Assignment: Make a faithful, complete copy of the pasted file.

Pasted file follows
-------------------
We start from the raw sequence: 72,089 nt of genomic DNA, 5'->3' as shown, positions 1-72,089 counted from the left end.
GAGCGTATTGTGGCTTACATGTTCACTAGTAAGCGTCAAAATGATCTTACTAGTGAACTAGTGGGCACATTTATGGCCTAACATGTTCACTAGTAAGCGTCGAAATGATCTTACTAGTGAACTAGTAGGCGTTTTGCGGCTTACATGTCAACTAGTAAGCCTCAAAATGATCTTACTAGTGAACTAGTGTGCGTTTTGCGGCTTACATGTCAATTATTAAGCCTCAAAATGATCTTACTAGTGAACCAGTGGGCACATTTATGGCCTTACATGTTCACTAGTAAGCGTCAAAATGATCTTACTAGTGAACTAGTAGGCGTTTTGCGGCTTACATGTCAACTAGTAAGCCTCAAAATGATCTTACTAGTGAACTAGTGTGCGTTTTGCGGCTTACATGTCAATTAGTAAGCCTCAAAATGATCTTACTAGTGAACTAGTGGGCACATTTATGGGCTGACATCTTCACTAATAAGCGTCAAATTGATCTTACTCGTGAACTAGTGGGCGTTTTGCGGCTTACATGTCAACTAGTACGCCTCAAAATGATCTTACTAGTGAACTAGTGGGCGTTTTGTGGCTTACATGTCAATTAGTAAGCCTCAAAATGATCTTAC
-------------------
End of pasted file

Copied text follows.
We start from the raw sequence: 72,089 nt of genomic DNA, 5'->3' as shown, positions 1-72,089 counted from the left end.
GAGCGTATTGTGGCTTACATGTTCACTAGTAAGCGTCAAAATGATCTTACTAGTGAACTAGTGGGCACATTTATGGCCTAACATGTTCACTAGTAAGCGTCGAAATGATCTTACTAGTGAACTAGTAGGCGTTTTGCGGCTTACATGTCAACTAGTAAGCCTCAAAATGATCTTACTAGTGAACTAGTGTGCGTTTTGCGGCTTACATGTCAATTATTAAGCCTCAAAATGATCTTACTAGTGAACCAGTGGGCACATTTATGGCCTTACATGTTCACTAGTAAGCGTCAAAATGATCTTACTAGTGAACTAGTAGGCGTTTTGCGGCTTACATGTCAACTAGTAAGCCTCAAAATGATCTTACTAGTGAACTAGTGTGCGTTTTGCGGCTTACATGTCAATTAGTAAGCCTCAAAATGATCTTACTAGTGAACTAGTGGGCACATTTATGGGCTGACATCTTCACTAATAAGCGTCAAATTGATCTTACTCGTGAACTAGTGGGCGTTTTGCGGCTTACATGTCAACTAGTACGCCTCAAAATGATCTTACTAGTGAACTAGTGGGCGTTTTGTGGCTTACATGTCAATTAGTAAGCCTCAAAATGATCTTAC